13th > September > 2006 Archive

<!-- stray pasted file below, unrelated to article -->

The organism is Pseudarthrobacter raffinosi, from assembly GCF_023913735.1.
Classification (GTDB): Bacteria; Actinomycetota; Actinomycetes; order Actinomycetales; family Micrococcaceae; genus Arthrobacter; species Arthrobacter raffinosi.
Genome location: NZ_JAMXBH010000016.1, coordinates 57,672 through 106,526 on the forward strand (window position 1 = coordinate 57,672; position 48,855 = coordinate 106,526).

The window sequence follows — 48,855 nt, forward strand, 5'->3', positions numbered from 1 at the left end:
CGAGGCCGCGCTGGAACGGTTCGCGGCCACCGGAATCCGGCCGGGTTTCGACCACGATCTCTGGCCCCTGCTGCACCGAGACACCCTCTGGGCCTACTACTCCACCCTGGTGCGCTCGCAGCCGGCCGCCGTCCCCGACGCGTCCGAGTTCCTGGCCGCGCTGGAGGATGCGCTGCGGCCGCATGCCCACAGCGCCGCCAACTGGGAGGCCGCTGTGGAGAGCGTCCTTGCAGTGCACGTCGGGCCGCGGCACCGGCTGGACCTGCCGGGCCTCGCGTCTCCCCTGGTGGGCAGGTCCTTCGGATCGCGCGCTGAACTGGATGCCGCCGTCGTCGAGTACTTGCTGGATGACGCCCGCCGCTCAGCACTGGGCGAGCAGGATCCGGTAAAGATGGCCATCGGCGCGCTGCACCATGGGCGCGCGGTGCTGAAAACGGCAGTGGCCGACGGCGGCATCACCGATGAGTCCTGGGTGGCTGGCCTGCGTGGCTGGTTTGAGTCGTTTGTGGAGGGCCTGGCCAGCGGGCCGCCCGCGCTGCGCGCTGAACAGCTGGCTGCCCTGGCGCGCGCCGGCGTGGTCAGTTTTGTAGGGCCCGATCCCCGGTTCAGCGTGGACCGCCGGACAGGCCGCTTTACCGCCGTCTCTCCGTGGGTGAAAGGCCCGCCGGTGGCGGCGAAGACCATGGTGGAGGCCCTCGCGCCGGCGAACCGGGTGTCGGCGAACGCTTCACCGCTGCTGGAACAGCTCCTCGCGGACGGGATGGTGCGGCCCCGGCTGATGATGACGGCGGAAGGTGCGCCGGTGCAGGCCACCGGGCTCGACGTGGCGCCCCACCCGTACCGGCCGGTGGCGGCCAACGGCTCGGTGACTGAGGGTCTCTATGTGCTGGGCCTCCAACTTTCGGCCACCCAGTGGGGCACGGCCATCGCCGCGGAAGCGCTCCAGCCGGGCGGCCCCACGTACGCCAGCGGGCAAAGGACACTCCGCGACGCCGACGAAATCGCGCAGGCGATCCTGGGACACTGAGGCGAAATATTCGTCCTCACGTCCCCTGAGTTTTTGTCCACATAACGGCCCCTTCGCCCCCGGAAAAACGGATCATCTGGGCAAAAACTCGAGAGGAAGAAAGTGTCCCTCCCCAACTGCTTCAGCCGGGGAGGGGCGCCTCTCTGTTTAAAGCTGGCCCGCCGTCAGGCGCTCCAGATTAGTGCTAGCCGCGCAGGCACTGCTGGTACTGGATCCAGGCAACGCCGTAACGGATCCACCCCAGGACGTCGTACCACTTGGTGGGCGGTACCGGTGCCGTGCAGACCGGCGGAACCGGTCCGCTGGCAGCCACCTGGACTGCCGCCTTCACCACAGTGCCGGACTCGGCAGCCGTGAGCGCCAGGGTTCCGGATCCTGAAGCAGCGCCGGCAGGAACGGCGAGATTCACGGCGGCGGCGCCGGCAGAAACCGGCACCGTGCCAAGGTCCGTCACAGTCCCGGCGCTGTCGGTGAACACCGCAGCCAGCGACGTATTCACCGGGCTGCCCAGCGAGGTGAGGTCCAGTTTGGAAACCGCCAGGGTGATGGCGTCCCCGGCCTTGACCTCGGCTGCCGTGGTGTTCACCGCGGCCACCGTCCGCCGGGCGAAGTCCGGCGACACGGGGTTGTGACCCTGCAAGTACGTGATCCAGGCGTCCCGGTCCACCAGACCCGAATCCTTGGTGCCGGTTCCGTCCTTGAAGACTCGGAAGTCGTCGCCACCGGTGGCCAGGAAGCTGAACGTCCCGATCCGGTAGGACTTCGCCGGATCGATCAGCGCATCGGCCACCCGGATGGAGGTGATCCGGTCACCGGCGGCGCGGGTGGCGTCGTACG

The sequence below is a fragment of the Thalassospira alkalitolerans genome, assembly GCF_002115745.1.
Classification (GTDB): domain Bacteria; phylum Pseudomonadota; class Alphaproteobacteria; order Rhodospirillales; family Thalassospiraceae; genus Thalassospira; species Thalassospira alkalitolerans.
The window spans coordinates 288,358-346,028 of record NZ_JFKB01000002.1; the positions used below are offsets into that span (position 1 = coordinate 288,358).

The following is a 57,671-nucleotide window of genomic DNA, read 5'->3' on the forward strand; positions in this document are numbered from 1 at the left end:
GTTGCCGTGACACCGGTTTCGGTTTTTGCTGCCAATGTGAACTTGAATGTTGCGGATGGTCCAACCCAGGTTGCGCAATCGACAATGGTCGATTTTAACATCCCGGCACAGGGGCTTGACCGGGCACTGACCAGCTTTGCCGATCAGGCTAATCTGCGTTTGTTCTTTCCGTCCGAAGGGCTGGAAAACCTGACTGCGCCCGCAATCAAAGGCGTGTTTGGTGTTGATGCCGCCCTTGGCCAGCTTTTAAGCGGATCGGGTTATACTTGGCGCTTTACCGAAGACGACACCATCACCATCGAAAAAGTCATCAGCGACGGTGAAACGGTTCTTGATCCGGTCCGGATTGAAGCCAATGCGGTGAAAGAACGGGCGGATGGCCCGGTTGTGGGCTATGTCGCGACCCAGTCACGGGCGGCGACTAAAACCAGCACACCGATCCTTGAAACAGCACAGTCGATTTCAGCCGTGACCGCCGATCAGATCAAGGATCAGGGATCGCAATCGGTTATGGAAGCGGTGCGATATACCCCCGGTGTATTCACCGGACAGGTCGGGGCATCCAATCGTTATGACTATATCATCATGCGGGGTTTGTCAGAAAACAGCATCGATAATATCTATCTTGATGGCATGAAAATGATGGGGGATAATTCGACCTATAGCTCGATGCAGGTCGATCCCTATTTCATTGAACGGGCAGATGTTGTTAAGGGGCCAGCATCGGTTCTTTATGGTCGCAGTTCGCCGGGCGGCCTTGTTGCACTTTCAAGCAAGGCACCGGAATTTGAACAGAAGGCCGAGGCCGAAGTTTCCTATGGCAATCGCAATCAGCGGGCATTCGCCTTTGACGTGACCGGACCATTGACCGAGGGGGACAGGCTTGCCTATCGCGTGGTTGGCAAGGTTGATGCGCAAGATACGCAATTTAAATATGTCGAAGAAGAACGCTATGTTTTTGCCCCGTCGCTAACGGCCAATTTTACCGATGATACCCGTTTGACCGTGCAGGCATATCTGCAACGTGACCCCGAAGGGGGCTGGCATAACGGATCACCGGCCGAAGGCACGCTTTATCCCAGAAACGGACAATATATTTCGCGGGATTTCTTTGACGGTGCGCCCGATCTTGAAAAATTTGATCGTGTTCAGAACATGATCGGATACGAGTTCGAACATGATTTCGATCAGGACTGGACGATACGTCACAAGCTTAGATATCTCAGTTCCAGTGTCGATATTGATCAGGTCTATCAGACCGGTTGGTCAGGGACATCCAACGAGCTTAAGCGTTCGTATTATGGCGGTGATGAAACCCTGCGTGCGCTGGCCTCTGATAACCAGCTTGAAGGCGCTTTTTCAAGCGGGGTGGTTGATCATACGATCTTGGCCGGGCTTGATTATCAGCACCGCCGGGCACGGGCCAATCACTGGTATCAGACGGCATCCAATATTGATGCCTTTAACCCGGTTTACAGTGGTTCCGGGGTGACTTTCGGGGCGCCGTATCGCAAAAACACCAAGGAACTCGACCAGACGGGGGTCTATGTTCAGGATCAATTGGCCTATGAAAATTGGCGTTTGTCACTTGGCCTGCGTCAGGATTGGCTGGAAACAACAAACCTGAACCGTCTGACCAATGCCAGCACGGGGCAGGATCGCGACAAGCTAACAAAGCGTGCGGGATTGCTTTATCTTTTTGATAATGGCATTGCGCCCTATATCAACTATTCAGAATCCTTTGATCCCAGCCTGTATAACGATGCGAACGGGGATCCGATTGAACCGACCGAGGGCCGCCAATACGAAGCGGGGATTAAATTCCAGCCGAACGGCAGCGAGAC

OpinionOpinion Miss Manners tells us that when caught with your pants down, you're meant to pull them back up all the way. Under no circumstances should one allow gaudy, suggestive bits to remain dangling out for public consumption. So why then has HP promoted its top executive to Chairman and trimmed the number of people on its board? That's how HP punished itself today for an unprecedented corporate scandal that employed criminal tactics, according to the California Attorney General. HP spied on its own directors and even worse spied on a cadre of reporters and their loved ones in a bid to clamp down on an innocuous series of leaks. Rather than acting to assure us that something like this never happens again, HP has - in a move reminiscent of Washington - elevated the major players. Chairwoman Patricia Dunn has taken almost the entire blame for the spy fiasco. But instead of reprimanding Dunn in any meaningful way, HP decided to let her give up the Chairman post in January and then stay on as a director. Given the circumstances, that's quite a PR boost. Meanwhile, the all too silent Hurd will ascend to the Chairman throne, adding the title to his CEO and President collection. Confessed leaker George Keyworth resigned from the board, prompting HP to amend its bylaws so that it only has nine directors now. "I am taking action to ensure that inappropriate investigative techniques will not be employed again," Hurd said. "They have no place in HP." For some reason, the majority of the press has given Hurd the leeway to produce such statements. You have to remember that HP has already made use of inappropriate investigative techniques on Hurd's watch. Despite repeated attempts to force Hurd to address this issue, HP has declined to make him available to reporters. Instead, it has sent Dunn in to do the dirty work, hanging the entire incident on her head. HP's approach asks the public to assume a couple of things. You're meant to believe that Dunn masterminded this entire operation, while Hurd stood back as an ignorant bystander. You're also meant to assume that Dunn - and not Hurd - was so furious about media leaks that she - and not he - vowed to clean up HP. Lastly, you're meant to assume that both directors when told that their investigators obtained the phone records of directors and journalists assumed that this had been done legally. That's a lot to swallow under normal circumstances and even more to gullet down when you look at the timeline of events. Dunn, after all, has been a director at HP since 1998. Over the past eight years, HP has proved a geyser of leaked information to the press. We're talking juicy stuff here - not product details and ink prices but serious boardroom dirt. All HP could muster in the pre-Hurd era to deal with the leaks was a semi-formal investigation that included chit-chats with executives. Post-Hurd, however, we discover a much more aggressive HP - one willing to fund the machinations of two investigative firms. So, did Dunn really snap, as we're told, because of a CNET story stating that HP's directors needed a rest after lengthy meetings or did Hurd snap during week one when he took over as CEO? Was it the new guy that changed HP's investigative protocol or the director that hadn't done too much about leaks in the past? And why does the press have only Dunn and former director Tom Perkins arguing about HP's spying tactics? The executives really went at it as to whether or not they should use lie detectors, we're told. Did Hurd care about that? Did anyone else? Who thought hiring a hardened team of Philip Marlowe's would prove more genteel than being wired up to a non-HP lie device? It's pretty well accepted in Washington circles that when a scandal breaks, and you know you're busted, the smart person reveals all in one, big push rather than letting the muck dribble out one busted pustule at a time. HP has yet to receive the outline on how this PR tactic works. Instead, it chose to reveal Perkins' issues and the leaker problem about six months too late in an SEC statement. A couple days later we then discovered that HP - unlike any California company before it - spied on reporters. You can be sure that more details about this spy operation will leak out in the coming months as the California Attorney General's office and now the US Congress begin rooting through HP's trash. There's an outside chance that HP could end up with an accused felon or two on its board before year end, if it's not able to push all of the criminal concerns onto the companies it hired for the investigations. HP could also end up with a one-of-a-kind class action suit from nine rather pissed off reporters. We can't see how Hurd's promotion looks good under those or any circumstances. HP has been applauded for having a strong board, chock full of independent directors. But what a mess this group has created. In one week, the company has shattered a reputation that took decades to build. And it's the shreds of that reputation that HP is lucky to be able to hang onto now. Can you imagine the outrage if a Wal-Mart of Exxon had confessed to funding a spy operation that covered reporters at the New York Times and Wall Street Journal? Of course, HP continues to demand that it's acting in the best interest of shareholders, and in the short-term, that's correct. Promoting Hurd rather than punishing him will please investors who seem enamored with the CEO. That said, consolidating more power under one man who was present through this whole debacle and who has failed to reveal a hint of how he participated in or handled the mess is a disgrace. It's now fitting that Hewlett and Packard have been removed from HP's name. ®